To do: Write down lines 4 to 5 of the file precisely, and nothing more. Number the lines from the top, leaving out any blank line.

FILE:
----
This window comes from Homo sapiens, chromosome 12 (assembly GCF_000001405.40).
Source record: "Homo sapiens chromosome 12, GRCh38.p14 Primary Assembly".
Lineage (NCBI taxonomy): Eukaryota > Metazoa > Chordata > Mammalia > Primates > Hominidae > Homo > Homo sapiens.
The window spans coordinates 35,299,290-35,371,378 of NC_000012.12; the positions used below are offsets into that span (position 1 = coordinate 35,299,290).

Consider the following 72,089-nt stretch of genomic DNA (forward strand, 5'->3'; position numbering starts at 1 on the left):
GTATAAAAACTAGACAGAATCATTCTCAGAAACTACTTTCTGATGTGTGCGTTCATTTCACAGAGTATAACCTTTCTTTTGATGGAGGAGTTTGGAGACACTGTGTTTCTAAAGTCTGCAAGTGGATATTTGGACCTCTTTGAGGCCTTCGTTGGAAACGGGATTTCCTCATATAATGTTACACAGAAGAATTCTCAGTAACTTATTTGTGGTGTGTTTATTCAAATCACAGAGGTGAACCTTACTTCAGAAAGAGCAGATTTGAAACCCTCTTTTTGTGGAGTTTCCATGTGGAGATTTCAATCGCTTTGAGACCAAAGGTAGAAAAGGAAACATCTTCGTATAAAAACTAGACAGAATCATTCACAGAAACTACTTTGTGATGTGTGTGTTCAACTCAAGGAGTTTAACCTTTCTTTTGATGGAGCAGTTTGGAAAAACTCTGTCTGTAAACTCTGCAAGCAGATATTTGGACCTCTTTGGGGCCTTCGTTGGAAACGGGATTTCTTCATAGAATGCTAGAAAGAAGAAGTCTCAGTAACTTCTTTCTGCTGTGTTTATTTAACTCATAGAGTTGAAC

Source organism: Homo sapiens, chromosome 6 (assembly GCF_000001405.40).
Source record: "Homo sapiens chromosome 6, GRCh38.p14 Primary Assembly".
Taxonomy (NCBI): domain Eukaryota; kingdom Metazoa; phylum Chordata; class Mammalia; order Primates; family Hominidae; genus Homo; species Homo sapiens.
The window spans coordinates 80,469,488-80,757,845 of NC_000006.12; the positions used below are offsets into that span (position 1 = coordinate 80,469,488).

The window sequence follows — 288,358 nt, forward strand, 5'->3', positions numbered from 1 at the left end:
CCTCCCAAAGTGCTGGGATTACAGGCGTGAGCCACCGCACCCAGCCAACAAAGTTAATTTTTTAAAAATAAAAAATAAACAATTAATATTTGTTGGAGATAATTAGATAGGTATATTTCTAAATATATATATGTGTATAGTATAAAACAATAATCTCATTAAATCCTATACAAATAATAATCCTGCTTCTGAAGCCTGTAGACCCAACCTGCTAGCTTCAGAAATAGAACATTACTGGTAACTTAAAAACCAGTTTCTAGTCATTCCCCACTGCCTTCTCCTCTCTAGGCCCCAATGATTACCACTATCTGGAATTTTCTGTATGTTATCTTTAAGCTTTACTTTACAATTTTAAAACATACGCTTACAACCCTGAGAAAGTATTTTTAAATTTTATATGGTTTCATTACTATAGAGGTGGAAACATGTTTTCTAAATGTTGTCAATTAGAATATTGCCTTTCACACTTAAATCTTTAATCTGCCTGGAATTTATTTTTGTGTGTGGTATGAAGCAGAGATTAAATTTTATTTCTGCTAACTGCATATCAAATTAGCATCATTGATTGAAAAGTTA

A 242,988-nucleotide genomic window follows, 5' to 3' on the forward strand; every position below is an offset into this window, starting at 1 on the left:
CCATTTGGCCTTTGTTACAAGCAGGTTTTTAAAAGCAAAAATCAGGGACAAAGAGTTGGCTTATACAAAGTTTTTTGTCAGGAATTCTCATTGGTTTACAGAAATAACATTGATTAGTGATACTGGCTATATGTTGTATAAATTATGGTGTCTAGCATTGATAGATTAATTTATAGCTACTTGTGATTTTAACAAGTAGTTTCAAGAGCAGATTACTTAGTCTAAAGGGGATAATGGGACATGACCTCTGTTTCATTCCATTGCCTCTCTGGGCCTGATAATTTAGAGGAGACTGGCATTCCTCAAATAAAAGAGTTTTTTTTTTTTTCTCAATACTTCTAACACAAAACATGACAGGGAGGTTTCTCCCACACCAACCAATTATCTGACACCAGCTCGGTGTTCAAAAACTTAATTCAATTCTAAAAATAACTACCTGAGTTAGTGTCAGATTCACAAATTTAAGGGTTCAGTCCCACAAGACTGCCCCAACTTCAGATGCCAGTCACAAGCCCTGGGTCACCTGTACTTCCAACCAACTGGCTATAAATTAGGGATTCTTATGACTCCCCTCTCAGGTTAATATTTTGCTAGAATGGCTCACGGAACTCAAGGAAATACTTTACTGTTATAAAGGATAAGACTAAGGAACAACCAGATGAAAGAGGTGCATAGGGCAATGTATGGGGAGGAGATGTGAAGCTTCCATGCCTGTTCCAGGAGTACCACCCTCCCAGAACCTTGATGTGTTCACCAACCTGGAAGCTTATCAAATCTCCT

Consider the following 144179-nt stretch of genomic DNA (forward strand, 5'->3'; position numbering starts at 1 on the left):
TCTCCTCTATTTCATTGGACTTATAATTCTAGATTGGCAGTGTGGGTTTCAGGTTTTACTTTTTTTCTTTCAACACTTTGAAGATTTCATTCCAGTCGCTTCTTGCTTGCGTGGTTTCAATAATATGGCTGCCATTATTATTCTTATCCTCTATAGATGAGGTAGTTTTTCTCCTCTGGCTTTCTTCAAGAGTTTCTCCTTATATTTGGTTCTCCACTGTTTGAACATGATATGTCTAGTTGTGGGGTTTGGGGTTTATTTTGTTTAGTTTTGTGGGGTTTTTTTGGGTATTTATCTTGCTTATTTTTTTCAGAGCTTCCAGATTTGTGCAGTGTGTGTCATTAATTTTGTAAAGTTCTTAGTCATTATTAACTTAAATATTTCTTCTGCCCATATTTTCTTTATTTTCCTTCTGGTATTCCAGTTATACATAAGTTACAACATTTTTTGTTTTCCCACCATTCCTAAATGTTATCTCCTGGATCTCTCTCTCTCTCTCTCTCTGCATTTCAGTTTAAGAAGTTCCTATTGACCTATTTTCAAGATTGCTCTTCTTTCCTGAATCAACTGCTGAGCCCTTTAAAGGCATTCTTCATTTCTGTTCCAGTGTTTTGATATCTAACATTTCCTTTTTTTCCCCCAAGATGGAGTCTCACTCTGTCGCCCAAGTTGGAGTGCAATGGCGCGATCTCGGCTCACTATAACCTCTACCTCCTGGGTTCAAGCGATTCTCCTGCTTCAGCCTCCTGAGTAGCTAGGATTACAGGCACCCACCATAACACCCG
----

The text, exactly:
The window spans coordinates 35,299,290-35,371,378 of NC_000012.12; the positions used below are offsets into that span (position 1 = coordinate 35,299,290).

Consider the following 72,089-nt stretch of genomic DNA (forward strand, 5'->3'; position numbering starts at 1 on the left):